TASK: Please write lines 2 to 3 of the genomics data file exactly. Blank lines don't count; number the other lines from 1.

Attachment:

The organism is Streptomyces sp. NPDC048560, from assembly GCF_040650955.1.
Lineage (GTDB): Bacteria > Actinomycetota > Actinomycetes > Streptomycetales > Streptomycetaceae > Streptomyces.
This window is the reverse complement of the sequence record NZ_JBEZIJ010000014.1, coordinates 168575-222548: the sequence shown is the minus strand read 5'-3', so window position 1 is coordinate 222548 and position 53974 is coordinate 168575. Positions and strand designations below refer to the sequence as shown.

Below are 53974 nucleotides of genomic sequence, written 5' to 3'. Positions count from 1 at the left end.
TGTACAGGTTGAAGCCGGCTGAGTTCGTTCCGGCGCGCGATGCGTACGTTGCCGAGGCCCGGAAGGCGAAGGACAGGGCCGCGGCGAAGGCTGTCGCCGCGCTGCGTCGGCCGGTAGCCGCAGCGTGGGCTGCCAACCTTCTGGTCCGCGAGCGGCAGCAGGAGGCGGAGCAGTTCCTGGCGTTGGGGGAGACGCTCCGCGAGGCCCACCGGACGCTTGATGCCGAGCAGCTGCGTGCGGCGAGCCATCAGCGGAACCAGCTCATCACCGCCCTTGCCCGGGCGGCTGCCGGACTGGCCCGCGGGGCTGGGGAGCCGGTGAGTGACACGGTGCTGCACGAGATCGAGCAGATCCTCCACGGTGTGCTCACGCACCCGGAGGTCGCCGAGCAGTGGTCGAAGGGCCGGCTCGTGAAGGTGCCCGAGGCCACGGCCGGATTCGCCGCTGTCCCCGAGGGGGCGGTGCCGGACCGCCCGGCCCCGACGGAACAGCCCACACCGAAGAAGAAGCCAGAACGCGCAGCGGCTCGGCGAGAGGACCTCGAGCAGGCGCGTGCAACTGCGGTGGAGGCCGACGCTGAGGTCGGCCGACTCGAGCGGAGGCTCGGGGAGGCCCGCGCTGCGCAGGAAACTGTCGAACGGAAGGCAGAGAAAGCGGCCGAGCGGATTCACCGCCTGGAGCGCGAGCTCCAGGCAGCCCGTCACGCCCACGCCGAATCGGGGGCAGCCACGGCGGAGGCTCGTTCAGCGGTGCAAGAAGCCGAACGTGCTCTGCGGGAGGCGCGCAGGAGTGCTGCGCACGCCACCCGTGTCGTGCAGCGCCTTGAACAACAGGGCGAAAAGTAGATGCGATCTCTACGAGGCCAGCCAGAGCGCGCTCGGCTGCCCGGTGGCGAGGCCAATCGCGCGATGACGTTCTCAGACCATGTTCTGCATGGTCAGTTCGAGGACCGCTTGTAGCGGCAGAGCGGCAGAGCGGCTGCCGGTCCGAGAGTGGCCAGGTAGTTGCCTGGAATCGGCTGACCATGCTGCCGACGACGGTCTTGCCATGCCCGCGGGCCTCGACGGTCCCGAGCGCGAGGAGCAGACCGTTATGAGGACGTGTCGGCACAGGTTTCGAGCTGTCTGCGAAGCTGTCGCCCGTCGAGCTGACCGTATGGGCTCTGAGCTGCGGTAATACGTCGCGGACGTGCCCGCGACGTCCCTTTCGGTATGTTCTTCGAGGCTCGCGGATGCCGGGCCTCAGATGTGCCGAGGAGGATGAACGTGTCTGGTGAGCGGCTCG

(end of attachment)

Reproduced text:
Lineage (GTDB): Bacteria > Actinomycetota > Actinomycetes > Streptomycetales > Streptomycetaceae > Streptomyces.
This window is the reverse complement of the sequence record NZ_JBEZIJ010000014.1, coordinates 168575-222548: the sequence shown is the minus strand read 5'-3', so window position 1 is coordinate 222548 and position 53974 is coordinate 168575. Positions and strand designations below refer to the sequence as shown.